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Grace v. United States

November 3, 2010

JOHN W. GRACE, PLAINTIFF,
v.
UNITED STATES OF AMERICA, DEPARTMENT OF VETERANS AFFAIRS, UNIVERSITY OF ROCHESTER, AND SHOBHA BOGHANI, DEFENDANTS.
UNITED STATES OF AMERICA, THIRD-PARTY PLAINTIFF,
v.
UNIVERSITY OF ROCHESTER, AND SHOBHA BOGHANI, THIRD-PARTY DEFENDANTS.



The opinion of the court was delivered by: Charles J. Siragusa United States District Judge

DECISION AND ORDER

INTRODUCTION

This is an action alleging federal claims, under the Federal Tort Claims Act ("FTCA"), against the United States and the Department of Veteran's Affairs ("VA") (collectively "the United States"), and state-law claims for medical malpractice, against the University of Rochester ("U of R") and Shobha Boghani ("Boghani"). Now before the Court is a motion [#41] by the United States to dismiss the FTCA claims for lack of jurisdiction, and a motion [#25] by the U of R and Boghani for summary judgment. For the reasons that follow, the applications are granted. Boghani and the U of R are dismissed from the action, and Plaintiff's action against the United States may proceed solely as to the claim that VA employees were negligent in failing to reschedule Plaintiff's opthalmology appointment after his July 29, 2003 appointment was canceled.

BACKGROUND

Unless otherwise noted, the following are the undisputed facts of this case. John W. Grace ("Plaintiff") is a veteran who is blind in his right eye due to "branch retinal vein occlusion" and "neurovascular glaucoma." Plaintiff alleges that his blindness could have been prevented if it was treated properly. Plaintiff maintains that Boghani, an opthalmologist working at the Rochester VA clinic, diagnosed him with retinal vein occlusion, but failed to properly treat that condition over a period of years, resulting in his blindness.

On or about October 1, 2001, the VA and the U of R's Department of Opthalmology entered into a contract ("the contract"), for the provision of medical services to VA patients. Field Aff. [#41-1], Ex. 2. The contract refers to the U of R as "the Contractor," and indicates that "services to be performed by the Contractor shall be under the general direction of the [VA]." Id. at 2. The contract states, in pertinent part:

It is expressly agreed and understood that his is a non-personal services contract, as defined in Federal Acquisition Regulation (FAR) 37.101, under which the professional services rendered by the Contractor or its health-care providers are rendered in its capacity as an independent contractor. The Government may evaluate the quality of professional and administrative services provided, but retains no control over professional aspects fo the services rendered, including by example, the Contractor's or its health-care providers' professional medical judgment, diagnosis, or specific medical treatments. The Contractor and its health-care providers shall be liable for their liability-producing acts or omissions.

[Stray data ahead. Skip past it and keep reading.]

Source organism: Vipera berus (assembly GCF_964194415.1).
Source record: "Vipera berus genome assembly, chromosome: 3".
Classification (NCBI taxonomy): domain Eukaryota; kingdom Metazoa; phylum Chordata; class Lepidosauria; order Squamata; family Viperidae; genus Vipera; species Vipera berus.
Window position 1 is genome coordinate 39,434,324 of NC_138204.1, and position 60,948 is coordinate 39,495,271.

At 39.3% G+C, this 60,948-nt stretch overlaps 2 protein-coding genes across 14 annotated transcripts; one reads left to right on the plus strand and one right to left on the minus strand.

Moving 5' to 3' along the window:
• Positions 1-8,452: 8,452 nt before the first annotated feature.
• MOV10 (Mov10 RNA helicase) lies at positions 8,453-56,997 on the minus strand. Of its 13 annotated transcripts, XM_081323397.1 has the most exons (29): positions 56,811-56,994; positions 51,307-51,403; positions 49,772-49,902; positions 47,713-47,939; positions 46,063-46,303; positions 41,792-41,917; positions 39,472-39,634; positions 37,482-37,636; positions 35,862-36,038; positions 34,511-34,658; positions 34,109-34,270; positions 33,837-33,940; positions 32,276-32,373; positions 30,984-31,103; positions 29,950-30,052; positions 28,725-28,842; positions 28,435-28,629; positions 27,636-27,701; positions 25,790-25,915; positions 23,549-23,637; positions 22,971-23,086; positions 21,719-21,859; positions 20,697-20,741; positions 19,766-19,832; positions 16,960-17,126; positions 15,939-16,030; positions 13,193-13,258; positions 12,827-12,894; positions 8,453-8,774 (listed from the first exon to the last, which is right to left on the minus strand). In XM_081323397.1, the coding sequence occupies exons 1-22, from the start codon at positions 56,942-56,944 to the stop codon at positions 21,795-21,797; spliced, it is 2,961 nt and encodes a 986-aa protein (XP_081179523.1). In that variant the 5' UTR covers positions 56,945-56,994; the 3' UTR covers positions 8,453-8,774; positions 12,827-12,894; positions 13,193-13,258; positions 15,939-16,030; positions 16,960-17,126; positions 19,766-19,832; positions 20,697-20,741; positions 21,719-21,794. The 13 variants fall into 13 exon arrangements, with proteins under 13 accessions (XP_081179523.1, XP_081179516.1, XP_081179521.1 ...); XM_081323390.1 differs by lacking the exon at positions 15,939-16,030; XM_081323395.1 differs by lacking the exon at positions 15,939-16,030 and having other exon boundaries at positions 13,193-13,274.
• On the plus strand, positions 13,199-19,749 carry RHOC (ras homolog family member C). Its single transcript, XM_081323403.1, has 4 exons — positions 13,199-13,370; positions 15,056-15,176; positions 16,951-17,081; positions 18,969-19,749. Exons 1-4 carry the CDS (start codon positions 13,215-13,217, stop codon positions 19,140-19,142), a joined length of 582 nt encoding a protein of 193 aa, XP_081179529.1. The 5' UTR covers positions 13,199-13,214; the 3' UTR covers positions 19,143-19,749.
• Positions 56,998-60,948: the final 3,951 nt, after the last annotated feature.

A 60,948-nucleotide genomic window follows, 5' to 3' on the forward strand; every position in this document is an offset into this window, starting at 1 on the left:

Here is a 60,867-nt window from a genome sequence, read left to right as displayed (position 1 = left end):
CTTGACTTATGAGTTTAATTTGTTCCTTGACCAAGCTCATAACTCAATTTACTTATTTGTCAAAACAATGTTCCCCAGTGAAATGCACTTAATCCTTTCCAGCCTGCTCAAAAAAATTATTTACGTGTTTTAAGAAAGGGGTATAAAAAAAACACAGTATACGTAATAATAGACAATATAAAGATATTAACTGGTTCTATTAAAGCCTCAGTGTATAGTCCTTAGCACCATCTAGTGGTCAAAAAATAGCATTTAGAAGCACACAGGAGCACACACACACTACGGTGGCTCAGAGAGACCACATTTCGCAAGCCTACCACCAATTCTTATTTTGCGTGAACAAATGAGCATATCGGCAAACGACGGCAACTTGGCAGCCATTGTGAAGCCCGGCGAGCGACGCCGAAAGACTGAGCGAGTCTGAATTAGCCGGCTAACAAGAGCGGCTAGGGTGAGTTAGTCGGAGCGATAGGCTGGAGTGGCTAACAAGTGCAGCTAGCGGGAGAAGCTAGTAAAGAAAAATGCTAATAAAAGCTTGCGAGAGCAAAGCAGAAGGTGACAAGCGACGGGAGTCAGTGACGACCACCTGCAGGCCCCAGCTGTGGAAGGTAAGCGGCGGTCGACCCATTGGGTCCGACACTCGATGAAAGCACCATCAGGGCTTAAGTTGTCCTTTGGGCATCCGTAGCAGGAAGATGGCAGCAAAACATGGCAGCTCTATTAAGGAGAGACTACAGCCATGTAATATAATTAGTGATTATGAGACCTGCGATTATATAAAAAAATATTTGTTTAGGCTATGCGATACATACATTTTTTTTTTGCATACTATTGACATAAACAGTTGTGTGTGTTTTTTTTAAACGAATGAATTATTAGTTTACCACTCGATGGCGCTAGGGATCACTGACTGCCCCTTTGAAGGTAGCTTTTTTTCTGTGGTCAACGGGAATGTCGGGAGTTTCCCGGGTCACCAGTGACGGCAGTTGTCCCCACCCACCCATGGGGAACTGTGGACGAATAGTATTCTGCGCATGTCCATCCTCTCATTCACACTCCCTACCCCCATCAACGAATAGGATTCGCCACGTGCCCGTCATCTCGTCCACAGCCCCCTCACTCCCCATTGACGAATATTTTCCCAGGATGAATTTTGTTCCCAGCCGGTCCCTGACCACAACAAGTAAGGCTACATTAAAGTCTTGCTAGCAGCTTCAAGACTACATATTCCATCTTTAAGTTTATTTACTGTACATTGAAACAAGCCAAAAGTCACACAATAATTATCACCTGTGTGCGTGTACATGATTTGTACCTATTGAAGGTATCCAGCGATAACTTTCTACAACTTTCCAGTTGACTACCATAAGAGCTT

Id. at 6. The regulation referred to in the previous paragraph, FAR 37.101, states, in pertinent part, that "[n]onpersonal services contract means a contract under which the personnel rendering the services are not subject, either by the contract's terms or by the manner of its administration, to the supervision and control usually prevailing in relationships between the Government and its employees." 48 C.F.R. § 37.101 (emphasis added). Additionally, the contract states that while the VA could "evaluate the quality of professional and administrative services provided" under the contract, it "retain[ed] no control over the medical, professional aspects of services rendered (e.g. professional judgments.)" Id. at 13.*fn1

The contract further states that U of R will provide opthalmology services twenty days per month, with such service divided amongst VA clinics in Rochester, New York, Bath, New York, and Canandaigua, New York. Id. Moreover, the contract specifies the following: clinic hours at VA facilities will be 8:00 am - 4:00 pm (Id. at 3); certain diagnostic procedures, which the VA is not equipped to provide, will be performed at the U of R's Strong Memorial Hospital (Id. at 11); the contractor will utilize the VA's medical records system and forms (Id. at 12); the contractor will adhere to VA's customer service standards (Id.); the contractor will "adhere to VA policies and procedures and the regulations of the medical staff bylaws of the [VA] (Id. at 13); and, the VA medical director retains the right to review "the qualifications of Contractor personnel" (Id. at 13).

Pursuant to this contract, Boghani, who was primarily employed by the U of R as a physician and instructor, provided opthalmology services at VA's clinic in Rochester six days per month. Sharma Dep. at 76, 79, 81. The VA determined the number of patients for which Boghani was responsible at the VA clinic. Boghani Dep. at 169. VA clerical staff scheduled Boghani's appointments for her on the days that she worked at the VA clinic, and provided her with the list of patients to be seen each day. Boghani Dep. at 59, 130; Sharma Dep. at 82-85, 95-96.*fn2 Boghani's work schedule at the VA clinic was generally determined by the VA. Boghani Dep. at 60. However, the VA did not control when Boghani took vacation. Boghani Dep. at 199. Boghani was required to see any VA patients who needed opthalmology services. Sharma Dep. at 110-111. Boghani was also required to adhere to general VA guidelines and policies for patient care, but there were no specific policies concerning opthalmology treatments. Id. at 113-116. There was no supervising physician at the VA who exercised "control over the day-to-day performance of [Boghani's] opthalmological work." Boghani Dep. at 195. Boghani's salary and benefits were provided to her by the U of R. Boghani Dep. at 187-188.